By Amrita Nandy, Womens Feature Service
“Please do not talk to Manju about the incident. Although it happened nine months back, she has still not recovered,” cautioned Sunita, 46, a domestic worker, while referring to her niece who survived a sexual assault attempt by her ex-employer’s 24-year-old son.
This happened four months after Manju, 19, left her village in the tribal belt of Chhattisgarh for her first job as a housemaid in Delhi. “Manju ran away from that house. She reached me in a hysterical state. I was shocked to know what she had experienced.
When I confronted Manju’s employers, they refused to believe me and instead called Manju and me whores. They have physically shove us out of the house.
The police did nothing to help. Who should I go to?” asked an angry Sunita.
Scores of domestic workers like Sunita rallied at Delhi’s Jantar Mantar recently to raise this question. Unfortunately, the Protection of Women against Sexual Harassment at the Workplace Bill 2010 is waiting to be enacted in the Parliament. It offers them neither an answer nor any redress.
Recently cleared by the cabinet, the Bill is a long anticipated and much-needed measure to ensure women’s safety in the workplace. The Bill based its comprehensive definition of sexual harassment on the Supreme Court’s Vishakha versus State of Rajasthan case (1997) and covers both private and public workplaces.
But while women’s groups, feminists and lawyers had engaged with the draft version of the Bill several years ago when it was with the National Commission for Women, the version that will become the law of the land betrays their efforts. It has given serious conceptual flaws that curtail its scope and efficacy.
The most glaring slip is the exclusion of domestic workers from its ambit. As is widely known, there are millions of female domestic workers who toil each day for unaccounted hours (and this is another kind of abuse) in middle and upper middle class homes in Indian cities and towns all over the country. The nature of their work in the privacy of homes makes them most susceptible to all kinds of sexual exploitation.
The Bill’s provision to penalise women for false complaints has come under attack. As the earlier examples bear out, certain forms of sexual harassment cannot be proven beyond reasonable doubt as may be possible with physical injury or other crimes. In such a situation, it is very unfortunate that the lack of proof of a crime makes the complainant liable for punishment.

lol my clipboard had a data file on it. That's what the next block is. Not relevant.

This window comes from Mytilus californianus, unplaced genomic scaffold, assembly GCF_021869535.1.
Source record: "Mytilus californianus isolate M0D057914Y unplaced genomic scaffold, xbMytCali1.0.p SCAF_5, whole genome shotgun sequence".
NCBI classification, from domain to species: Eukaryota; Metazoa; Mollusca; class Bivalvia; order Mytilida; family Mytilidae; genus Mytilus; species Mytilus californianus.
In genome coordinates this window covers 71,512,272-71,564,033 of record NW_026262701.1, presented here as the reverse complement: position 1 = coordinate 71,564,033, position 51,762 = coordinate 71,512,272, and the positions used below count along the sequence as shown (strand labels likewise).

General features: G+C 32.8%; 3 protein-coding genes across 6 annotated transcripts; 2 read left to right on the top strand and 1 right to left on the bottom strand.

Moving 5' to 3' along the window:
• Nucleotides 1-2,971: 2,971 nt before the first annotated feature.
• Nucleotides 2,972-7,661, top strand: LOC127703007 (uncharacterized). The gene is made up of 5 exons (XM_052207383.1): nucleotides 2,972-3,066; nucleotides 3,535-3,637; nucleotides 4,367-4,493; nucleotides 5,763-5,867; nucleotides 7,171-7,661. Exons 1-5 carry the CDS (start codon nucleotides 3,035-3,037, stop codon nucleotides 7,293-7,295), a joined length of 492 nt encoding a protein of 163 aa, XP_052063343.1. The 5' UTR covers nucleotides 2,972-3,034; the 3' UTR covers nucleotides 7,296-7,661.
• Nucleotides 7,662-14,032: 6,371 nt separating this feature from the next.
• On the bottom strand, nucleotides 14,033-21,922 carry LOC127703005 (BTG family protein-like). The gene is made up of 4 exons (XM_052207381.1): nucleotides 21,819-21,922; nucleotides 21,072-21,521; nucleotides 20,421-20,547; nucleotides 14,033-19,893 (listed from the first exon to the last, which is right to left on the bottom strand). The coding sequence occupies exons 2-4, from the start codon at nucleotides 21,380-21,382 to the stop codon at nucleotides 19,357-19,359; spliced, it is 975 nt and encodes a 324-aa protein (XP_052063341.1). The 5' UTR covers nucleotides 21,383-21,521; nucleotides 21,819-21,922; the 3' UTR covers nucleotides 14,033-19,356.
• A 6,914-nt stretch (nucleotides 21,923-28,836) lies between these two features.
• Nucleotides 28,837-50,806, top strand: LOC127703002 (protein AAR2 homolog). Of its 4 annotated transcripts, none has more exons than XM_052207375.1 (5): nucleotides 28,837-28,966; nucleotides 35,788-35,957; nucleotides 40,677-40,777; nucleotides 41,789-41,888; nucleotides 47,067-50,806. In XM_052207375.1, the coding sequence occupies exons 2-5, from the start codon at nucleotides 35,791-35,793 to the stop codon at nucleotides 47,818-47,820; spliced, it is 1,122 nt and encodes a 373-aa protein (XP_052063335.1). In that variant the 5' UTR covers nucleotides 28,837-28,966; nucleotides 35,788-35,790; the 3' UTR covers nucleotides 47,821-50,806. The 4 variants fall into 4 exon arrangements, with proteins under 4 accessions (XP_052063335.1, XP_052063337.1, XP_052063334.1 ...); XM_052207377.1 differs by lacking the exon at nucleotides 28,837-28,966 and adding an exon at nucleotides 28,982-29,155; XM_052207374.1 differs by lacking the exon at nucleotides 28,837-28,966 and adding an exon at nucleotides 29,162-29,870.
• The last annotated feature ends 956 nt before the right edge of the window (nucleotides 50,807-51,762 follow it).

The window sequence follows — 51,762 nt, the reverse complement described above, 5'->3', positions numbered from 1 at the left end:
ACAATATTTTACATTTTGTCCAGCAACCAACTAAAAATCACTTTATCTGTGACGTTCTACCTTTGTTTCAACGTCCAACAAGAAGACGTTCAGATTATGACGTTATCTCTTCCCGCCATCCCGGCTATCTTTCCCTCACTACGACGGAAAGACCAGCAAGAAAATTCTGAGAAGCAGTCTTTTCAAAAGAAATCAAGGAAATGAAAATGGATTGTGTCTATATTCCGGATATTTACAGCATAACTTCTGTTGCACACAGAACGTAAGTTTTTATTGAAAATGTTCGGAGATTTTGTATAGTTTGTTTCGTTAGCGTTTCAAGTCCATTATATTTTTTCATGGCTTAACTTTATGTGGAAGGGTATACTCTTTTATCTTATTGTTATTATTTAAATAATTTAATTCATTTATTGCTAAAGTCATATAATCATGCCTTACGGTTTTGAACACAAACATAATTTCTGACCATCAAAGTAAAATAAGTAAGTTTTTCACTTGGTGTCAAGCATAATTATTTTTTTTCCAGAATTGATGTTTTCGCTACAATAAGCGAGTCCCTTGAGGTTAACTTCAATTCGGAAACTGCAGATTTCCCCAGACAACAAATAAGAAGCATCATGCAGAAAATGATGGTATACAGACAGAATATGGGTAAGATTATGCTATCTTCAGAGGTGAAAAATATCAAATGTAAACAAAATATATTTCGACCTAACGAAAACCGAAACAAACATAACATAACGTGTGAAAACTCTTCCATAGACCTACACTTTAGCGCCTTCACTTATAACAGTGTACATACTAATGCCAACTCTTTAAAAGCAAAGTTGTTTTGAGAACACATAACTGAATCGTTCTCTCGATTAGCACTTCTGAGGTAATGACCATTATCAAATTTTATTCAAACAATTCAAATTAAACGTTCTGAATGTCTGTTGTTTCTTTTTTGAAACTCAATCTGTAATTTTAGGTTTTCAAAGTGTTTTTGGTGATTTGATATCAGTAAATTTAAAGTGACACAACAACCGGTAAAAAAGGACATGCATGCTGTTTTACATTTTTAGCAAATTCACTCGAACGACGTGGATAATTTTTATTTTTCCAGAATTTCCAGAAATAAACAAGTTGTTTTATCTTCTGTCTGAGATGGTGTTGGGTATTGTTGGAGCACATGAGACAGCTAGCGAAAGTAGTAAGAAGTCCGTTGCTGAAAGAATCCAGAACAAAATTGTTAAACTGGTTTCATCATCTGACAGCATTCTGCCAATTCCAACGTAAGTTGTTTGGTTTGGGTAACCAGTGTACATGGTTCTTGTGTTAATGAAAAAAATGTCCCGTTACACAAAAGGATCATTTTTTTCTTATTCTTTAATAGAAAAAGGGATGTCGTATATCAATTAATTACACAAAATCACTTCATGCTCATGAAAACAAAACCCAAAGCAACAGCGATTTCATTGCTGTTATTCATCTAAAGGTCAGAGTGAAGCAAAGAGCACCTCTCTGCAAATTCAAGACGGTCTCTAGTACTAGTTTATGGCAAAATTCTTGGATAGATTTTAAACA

Besides, the false complaint clause pre-supposes that women will file wrong cases to settle scores with male seniors or colleagues. However, it must be kept in mind that in a society where ‘honour’ is a woman’s most prized asset, women think a thousand times before placing themselves in the public eye over an issue with sexual underpinnings.
So while the chances of women filing false cases will continue to be slim, the chances of women not being able to prove harassment and thus being penalised for a false complaint may be more likely.
According to the Workplace Sexual Harassment survey conducted by Centre for Transforming India, a non-profit organisation, among 600 female employees working in the IT sector across India, as many as 50 per cent women reported to have been subjected to abusive language, physical contact or superiors seeking sexual favours.
Forty-seven per cent female employees did not know where to report sexual harassment and 91 per cent did not report for fear of being victimised. That a victim fears reporting a crime speaks volumes of the realities of women’s lives. To add a clause of prosecution for women in the Bill is a definitive strategy to strengthen women’s fear and ensure silence.
An effective law could have been a powerful tool in the hands of millions of women in India to take on sexual marauders in the workplace. Unfortunately, that promise has been belied in the present Bill.